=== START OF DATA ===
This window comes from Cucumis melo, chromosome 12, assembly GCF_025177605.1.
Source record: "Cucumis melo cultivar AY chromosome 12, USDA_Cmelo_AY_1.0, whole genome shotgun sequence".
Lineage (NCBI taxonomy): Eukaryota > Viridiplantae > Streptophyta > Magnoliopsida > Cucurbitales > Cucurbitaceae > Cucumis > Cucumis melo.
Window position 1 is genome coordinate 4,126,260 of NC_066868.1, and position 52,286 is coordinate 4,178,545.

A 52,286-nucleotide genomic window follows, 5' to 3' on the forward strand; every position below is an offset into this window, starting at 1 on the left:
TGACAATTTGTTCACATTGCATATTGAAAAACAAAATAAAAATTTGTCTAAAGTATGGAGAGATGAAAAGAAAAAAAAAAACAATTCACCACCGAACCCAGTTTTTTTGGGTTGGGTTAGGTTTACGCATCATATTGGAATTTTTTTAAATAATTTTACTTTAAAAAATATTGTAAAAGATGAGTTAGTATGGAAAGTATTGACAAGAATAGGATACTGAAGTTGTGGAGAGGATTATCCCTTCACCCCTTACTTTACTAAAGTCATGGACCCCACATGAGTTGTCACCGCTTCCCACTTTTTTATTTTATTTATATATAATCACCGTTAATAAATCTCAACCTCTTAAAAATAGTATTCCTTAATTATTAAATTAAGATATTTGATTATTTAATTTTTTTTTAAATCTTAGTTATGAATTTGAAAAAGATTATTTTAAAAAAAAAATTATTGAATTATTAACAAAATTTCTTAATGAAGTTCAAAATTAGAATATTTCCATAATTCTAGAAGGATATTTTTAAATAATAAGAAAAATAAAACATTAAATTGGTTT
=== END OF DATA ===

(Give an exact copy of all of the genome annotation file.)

This window comes from Cucumis melo, chromosome 12, assembly GCF_025177605.1.
Source record: "Cucumis melo cultivar AY chromosome 12, USDA_Cmelo_AY_1.0, whole genome shotgun sequence".
Lineage (NCBI taxonomy): Eukaryota > Viridiplantae > Streptophyta > Magnoliopsida > Cucurbitales > Cucurbitaceae > Cucumis > Cucumis melo.
Window position 1 is genome coordinate 4,126,260 of NC_066868.1, and position 52,286 is coordinate 4,178,545.

A 52,286-nucleotide genomic window follows, 5' to 3' on the forward strand; every position below is an offset into this window, starting at 1 on the left:
TGACAATTTGTTCACATTGCATATTGAAAAACAAAATAAAAATTTGTCTAAAGTATGGAGAGATGAAAAGAAAAAAAAAAACAATTCACCACCGAACCCAGTTTTTTTGGGTTGGGTTAGGTTTACGCATCATATTGGAATTTTTTTAAATAATTTTACTTTAAAAAATATTGTAAAAGATGAGTTAGTATGGAAAGTATTGACAAGAATAGGATACTGAAGTTGTGGAGAGGATTATCCCTTCACCCCTTACTTTACTAAAGTCATGGACCCCACATGAGTTGTCACCGCTTCCCACTTTTTTATTTTATTTATATATAATCACCGTTAATAAATCTCAACCTCTTAAAAATAGTATTCCTTAATTATTAAATTAAGATATTTGATTATTTAATTTTTTTTTAAATCTTAGTTATGAATTTGAAAAAGATTATTTTAAAAAAAAAATTATTGAATTATTAACAAAATTTCTTAATGAAGTTCAAAATTAGAATATTTCCATAATTCTAGAAGGATATTTTTAAATAATAAGAAAAATAAAACATTAAATTGGTTT